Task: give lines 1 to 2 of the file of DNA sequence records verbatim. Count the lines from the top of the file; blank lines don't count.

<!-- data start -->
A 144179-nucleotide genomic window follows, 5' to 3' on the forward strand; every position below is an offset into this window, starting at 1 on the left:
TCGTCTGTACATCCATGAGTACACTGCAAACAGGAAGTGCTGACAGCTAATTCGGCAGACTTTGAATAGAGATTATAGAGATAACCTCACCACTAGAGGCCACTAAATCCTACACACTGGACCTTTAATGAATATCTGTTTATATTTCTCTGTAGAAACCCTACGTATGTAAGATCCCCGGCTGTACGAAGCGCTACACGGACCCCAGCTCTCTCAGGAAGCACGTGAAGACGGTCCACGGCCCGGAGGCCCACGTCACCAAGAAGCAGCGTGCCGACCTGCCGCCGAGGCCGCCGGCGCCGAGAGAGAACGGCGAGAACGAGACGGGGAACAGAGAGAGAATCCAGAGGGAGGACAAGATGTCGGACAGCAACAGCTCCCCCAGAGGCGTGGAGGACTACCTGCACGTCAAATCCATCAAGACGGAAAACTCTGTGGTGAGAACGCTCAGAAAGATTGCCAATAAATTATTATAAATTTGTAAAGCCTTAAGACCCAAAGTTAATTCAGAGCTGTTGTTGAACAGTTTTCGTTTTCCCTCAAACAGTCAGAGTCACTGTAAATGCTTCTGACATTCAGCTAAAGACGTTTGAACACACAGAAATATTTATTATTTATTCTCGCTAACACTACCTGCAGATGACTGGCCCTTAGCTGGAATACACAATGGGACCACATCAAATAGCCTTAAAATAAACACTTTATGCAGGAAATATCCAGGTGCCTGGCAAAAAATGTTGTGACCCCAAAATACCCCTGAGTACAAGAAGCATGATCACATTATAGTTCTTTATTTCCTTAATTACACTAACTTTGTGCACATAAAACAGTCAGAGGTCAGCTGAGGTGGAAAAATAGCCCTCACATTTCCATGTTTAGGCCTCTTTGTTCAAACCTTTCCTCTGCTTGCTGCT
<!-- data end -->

A 144179-nucleotide genomic window follows, 5' to 3' on the forward strand; every position below is an offset into this window, starting at 1 on the left:
TCGTCTGTACATCCATGAGTACACTGCAAACAGGAAGTGCTGACAGCTAATTCGGCAGACTTTGAATAGAGATTATAGAGATAACCTCACCACTAGAGGCCACTAAATCCTACACACTGGACCTTTAATGAATATCTGTTTATATTTCTCTGTAGAAACCCTACGTATGTAAGATCCCCGGCTGTACGAAGCGCTACACGGACCCCAGCTCTCTCAGGAAGCACGTGAAGACGGTCCACGGCCCGGAGGCCCACGTCACCAAGAAGCAGCGTGCCGACCTGCCGCCGAGGCCGCCGGCGCCGAGAGAGAACGGCGAGAACGAGACGGGGAACAGAGAGAGAATCCAGAGGGAGGACAAGATGTCGGACAGCAACAGCTCCCCCAGAGGCGTGGAGGACTACCTGCACGTCAAATCCATCAAGACGGAAAACTCTGTGGTGAGAACGCTCAGAAAGATTGCCAATAAATTATTATAAATTTGTAAAGCCTTAAGACCCAAAGTTAATTCAGAGCTGTTGTTGAACAGTTTTCGTTTTCCCTCAAACAGTCAGAGTCACTGTAAATGCTTCTGACATTCAGCTAAAGACGTTTGAACACACAGAAATATTTATTATTTATTCTCGCTAACACTACCTGCAGATGACTGGCCCTTAGCTGGAATACACAATGGGACCACATCAAATAGCCTTAAAATAAACACTTTATGCAGGAAATATCCAGGTGCCTGGCAAAAAATGTTGTGACCCCAAAATACCCCTGAGTACAAGAAGCATGATCACATTATAGTTCTTTATTTCCTTAATTACACTAACTTTGTGCACATAAAACAGTCAGAGGTCAGCTGAGGTGGAAAAATAGCCCTCACATTTCCATGTTTAGGCCTCTTTGTTCAAACCTTTCCTCTGCTTGCTGCT